“Most English fizz is now very well made and attractively dry and zesty. But very little has any real complexity since producers generally cannot afford to age it very long.” And cost is a problem. “It’s never a bargain,” Robinson says.
“It is generally made by people who have invested a great deal in new vineyards or winemaking and need to see a return.”
The competition can be significantly cheaper whether prosecco, cava or own-brand champagne. Aldi, for example, sells champagne for just £12.99.
Despite the cost premium, patriotism and the fashion for local provenance suggests that current levels of production are outstripped by demand.
“The industry sells everything it produces,” says Julia Trustram Eve, spokeswoman for English Wine Producers. “Demand is exceeding supply.”
If the English are planning to supplant the Champagne name, they’re going to have to come up with something more dramatic than Nyetimber or Dorking.
Just imagine that rolling off your tongue, “Here, have a Dorking!” or “I’ve brought the Dorks, darling!” when you compare it with the much more regal sounding, “Here have a Champagne!” or “I’ve brought the Champers, darling!”
I put it to you, is there an English county name that equals the magic of Champagne? I think not. Pity, because without that magic ring, Champagne will always be king.
Love this wine label from Mutt Lynch Winery in California.
You can read more about Chardonnay Unleashed from their site.
It is written, almost indelibly, “red meat – red wine; white meat – white wine”, but is this necessarily true?
Are you having a turkey Christmas dinner?
If so, what are you going to drink with it?
What wine with turkey?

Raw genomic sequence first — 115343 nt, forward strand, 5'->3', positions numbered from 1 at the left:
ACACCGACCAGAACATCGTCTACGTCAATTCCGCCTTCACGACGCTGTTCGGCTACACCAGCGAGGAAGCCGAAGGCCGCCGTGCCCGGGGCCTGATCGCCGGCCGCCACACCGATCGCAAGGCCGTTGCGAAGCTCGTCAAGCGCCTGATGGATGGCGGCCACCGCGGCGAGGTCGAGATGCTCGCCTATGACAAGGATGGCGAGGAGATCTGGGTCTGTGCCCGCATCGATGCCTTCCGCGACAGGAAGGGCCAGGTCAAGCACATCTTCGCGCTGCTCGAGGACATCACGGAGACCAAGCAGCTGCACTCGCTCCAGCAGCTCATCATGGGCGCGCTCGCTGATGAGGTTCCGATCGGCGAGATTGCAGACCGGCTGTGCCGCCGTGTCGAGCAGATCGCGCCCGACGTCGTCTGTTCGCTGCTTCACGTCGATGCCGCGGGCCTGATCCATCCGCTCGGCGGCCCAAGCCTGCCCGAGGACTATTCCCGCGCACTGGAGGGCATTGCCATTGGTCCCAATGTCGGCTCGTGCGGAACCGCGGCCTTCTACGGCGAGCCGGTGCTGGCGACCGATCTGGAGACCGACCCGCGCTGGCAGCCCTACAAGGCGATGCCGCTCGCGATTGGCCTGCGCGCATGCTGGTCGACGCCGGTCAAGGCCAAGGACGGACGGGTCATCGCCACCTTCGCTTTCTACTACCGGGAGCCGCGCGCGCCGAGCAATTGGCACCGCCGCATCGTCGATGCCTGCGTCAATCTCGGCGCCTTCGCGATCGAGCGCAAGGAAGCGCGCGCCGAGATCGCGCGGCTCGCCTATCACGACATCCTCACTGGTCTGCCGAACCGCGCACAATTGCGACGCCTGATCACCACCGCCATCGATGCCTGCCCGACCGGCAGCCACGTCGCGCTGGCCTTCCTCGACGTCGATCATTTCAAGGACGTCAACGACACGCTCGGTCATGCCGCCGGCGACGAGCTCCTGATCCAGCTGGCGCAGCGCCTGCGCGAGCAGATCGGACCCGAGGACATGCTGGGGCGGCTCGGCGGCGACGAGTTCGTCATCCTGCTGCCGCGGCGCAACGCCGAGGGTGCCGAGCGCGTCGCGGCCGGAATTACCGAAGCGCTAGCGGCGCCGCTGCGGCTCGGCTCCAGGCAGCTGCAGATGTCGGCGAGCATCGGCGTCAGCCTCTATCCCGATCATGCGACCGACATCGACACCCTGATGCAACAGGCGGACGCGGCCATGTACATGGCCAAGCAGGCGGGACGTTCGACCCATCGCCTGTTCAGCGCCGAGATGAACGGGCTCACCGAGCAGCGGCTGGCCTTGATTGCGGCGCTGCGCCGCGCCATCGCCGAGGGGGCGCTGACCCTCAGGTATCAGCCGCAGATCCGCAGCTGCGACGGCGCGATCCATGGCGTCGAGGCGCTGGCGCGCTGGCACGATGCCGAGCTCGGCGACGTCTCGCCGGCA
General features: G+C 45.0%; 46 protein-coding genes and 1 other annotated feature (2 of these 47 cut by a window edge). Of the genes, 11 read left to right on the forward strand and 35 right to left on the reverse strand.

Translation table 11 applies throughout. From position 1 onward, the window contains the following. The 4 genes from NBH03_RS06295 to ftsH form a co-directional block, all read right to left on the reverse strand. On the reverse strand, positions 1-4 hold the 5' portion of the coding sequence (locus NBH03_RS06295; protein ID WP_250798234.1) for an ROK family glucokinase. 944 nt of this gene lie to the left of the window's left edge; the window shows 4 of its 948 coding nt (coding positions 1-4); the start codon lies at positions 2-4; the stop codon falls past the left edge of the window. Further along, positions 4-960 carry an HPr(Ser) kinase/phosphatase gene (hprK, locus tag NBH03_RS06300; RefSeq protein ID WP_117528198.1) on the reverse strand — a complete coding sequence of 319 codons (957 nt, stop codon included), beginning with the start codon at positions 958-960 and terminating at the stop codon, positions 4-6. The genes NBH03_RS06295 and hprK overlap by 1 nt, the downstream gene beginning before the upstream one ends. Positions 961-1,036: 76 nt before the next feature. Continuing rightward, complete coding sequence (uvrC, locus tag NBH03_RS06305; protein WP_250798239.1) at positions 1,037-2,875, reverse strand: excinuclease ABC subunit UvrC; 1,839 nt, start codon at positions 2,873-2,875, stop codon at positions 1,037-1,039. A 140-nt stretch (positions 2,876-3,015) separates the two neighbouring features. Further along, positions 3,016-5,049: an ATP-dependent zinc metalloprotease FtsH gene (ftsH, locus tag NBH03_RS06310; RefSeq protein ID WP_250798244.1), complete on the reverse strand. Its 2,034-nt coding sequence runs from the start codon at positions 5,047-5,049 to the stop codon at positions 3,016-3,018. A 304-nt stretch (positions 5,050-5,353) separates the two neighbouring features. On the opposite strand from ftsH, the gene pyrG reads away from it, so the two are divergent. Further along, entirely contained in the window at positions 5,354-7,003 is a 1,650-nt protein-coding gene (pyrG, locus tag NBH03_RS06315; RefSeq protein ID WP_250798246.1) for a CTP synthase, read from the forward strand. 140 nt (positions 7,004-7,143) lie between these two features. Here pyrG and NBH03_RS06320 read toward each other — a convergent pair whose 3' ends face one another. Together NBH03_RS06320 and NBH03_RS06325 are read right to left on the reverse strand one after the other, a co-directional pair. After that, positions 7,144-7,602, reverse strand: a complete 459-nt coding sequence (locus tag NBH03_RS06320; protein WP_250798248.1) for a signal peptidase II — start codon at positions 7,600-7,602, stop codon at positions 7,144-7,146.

It’s a question that comes up at Christmas. But if you think about it, the answer can be as simple as – what do you like?
For that Christmas turkey, there’s a good match for every taste – whether you or your family and guests prefer white, red, or rosé …
If you and your guests prefer dry white wines, dry and oakey Chardonnay is the favorite choice with turkey depending on the particular tastes of your family and guests. Sauvignon Blanc or a White Burgundy are also good all-around choices that pair well with everything from mashed turnips to turkey stuffing.
If your guests prefer their wines on the sweet side, White Zinfandel is the all-purpose favorite to go with most of your turkey feast.
Or, head for the German wine aisle at your favorite wine shop to pick out a light but slightly spicy Gewurztraminer that’s always a good match for the holiday bird. A slightly sweeter Riesling will also pair well with any dish at a Thanksgiving or holiday table. If the label says ‘Kabinett’, the wine is made from the earliest harvest. That means the Riesling will be a dryer wine. A Spätlese is a bit sweeter, but still retains the dryness of the wine — and is usually a favorite in American homes. An Auslese will be even sweeter and makes a better match for the dessert than the turkey.
If red wines are normally your favorite, Pinot Noir is the perfect red wine for holiday feasting. More robust than white wine, Pinot Noir has very little tannin and will likely blend well with the entire holiday meal. Serve it slightly chilled.
Text modified from: chiff.com
While I am not a vege, nor a vegan. I can appreciate a vege dish. Such was the case this morning on visiting a new blog for me, The Detox Diva. The current post, Mediterranean Baked White Beans, struck me as awesome.
Just look at this dish.
Photo credit, The Detox Diva
You can visit the link above for the step by step recipe.
For me, there is only one thing missing, I love white beans with seafood. A grilled fish or something like squid, mussels, prawns or lobster would make that perfect. Of course, there would have to be a suitable white wine, a Chardonnay, or Sauvignon Blanc, both excellent with seafood.
Mouth is watering at the mere thought, and I haven’t even had breakfast yet.